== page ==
I was sent Nick Boles’s “Which Way’s Up” to review. The first couple of chapters was full of loyal support for the Coalition government, and discussion of how Lib Dems and Conservatives had a lot in common. It seemed unremarkable.
Then I came to passages on equality. He takes the argument often used by the left that societies like Sweden and Japan are happier ones because they have greater income equality. He suggest instead that these societies are happier because they are more homogeneous, allowing far less inward migration than the UK has experienced in recent years.
Warming to his theme, he devotes a whole chapter to making a series of very radical and contentious proposals on immigration. His critique states that 70% of the new jobs have gone to workers born overseas since 1997. He says:
“We will not be able to sustain a social contract in which schooling and healthcare are provided to all citizens free of charge and are funded by taxation if we continue to allow, every year, hundreds of thousands of people from around the world to join the queues at A and E and send their children to British schools. Nor can we sit back while eight million British citizens of working age are either shun or shut out from all forms of useful economic activity because employers can find migrant workers who will accept subsistence wages to do menial jobs”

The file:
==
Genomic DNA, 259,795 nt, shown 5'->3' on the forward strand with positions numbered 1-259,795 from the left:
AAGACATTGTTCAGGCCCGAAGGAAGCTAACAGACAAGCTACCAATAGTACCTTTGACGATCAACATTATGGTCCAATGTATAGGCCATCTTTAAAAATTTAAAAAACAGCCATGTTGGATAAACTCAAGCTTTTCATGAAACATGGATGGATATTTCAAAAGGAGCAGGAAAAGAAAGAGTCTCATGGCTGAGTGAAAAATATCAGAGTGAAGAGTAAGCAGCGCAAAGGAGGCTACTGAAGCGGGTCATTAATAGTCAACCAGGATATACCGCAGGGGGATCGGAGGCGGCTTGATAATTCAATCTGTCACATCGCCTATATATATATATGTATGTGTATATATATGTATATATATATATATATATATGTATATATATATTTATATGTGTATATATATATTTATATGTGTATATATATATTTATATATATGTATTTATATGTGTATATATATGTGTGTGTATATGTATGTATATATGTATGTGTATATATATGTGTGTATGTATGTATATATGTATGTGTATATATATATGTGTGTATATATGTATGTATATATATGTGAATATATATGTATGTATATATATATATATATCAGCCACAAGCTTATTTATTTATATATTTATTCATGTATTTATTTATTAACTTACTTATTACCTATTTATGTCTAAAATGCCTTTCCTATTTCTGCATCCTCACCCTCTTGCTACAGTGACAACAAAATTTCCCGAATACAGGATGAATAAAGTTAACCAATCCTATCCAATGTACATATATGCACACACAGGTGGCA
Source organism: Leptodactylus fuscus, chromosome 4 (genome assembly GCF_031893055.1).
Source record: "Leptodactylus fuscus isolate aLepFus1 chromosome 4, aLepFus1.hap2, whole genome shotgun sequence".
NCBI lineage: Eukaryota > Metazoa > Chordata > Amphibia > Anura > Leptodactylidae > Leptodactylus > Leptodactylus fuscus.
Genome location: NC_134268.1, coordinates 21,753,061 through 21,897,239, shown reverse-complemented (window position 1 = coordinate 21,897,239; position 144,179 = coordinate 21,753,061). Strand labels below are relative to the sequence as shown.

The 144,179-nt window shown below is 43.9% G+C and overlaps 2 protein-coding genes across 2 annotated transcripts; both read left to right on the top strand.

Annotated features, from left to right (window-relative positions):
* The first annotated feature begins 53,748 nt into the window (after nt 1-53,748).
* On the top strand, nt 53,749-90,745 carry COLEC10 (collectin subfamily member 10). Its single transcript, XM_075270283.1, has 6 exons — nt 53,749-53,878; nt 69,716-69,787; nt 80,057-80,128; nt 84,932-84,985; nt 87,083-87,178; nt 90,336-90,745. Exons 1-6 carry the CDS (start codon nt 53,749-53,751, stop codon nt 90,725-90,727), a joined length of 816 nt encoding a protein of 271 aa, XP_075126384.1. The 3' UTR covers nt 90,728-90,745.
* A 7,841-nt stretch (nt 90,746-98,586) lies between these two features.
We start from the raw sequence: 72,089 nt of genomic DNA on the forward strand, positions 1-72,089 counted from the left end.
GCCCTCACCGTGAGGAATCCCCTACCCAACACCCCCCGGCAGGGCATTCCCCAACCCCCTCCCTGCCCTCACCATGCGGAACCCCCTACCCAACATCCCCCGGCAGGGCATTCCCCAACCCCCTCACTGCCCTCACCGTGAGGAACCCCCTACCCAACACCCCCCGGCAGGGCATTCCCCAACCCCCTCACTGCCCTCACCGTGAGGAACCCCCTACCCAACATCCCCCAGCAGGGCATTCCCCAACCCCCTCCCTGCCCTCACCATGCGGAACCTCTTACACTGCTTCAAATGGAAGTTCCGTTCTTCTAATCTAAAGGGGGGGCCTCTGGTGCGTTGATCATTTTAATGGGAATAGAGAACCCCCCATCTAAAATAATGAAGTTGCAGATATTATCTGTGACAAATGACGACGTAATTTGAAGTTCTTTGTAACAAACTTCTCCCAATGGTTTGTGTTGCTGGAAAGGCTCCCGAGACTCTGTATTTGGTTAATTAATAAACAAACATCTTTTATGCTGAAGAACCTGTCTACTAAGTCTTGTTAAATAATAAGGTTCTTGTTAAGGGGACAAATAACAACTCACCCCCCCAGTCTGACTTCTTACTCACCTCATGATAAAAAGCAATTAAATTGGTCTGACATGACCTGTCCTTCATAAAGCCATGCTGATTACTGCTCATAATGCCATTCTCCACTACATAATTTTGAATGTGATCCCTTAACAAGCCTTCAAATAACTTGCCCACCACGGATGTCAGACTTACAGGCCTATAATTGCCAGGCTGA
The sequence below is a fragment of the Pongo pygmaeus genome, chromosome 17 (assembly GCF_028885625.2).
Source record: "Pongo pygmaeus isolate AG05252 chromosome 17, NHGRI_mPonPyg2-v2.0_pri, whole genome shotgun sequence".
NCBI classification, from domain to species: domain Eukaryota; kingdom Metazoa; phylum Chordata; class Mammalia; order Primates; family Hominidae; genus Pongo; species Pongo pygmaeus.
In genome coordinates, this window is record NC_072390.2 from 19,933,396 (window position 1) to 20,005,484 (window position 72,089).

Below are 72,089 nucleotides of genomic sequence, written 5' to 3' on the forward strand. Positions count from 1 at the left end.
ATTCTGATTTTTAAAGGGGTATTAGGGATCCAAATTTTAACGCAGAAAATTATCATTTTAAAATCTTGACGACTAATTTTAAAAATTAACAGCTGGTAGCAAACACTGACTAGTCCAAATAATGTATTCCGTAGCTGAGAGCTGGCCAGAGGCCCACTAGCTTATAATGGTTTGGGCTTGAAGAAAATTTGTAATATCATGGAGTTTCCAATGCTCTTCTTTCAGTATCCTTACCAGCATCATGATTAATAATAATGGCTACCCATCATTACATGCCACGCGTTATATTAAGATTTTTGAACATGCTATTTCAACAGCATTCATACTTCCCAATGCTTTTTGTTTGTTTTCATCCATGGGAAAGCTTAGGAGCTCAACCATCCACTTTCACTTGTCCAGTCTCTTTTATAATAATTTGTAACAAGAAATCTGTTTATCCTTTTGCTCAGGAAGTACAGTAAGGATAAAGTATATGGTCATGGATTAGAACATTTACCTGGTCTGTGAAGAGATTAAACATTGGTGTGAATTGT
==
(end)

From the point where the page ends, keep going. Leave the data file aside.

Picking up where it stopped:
There is a raw edge and anger in his language, backed by figures higher than the official ones. His remedies are equally contentious:
“Britain needs a new immigration settlement, involving tighter controls on the number of people who can move into the UK every year (from both inside and outside the EU), greater selectiveness about who is allowed to settle here, tougher financial demands on new immigrants and those who want to employ them, more robust measures to remove those who break our laws, and more intensive efforts to ensure that all those who do settle in Britain adopt British values and become part of a truly united kingdom.”
So what does he propose?
1. A cap on the numbers of non EU migrants each year of up to 20,000 to 50,000 – putting a number on stated Coalition policy.
2. Requiring a surety deposit from all non EU migrants. This would be repaid after they had paid taxes here for a number of years, or forfeited if they committed an offence or lived here without paying income tax.
3. For EU migrants the UK should enforce the Directive which only requires a member state to allow free movement for the purpose of residence supported by work income or independent means. “Whenever a migrant from within the EU applies to a central or local government authority for benefits or housing or part of the NHS for non emergency healthcare, that authority should be required to check whether the individual in question has a job or sufficient funds to support themselves in the Uk. If they don’t, they should be told to leave the country…”
4. No-one should be eligible for social housing until they lived here for five years.
So what do you think of that? I am sure there will be some strong views out there on such radical proposals.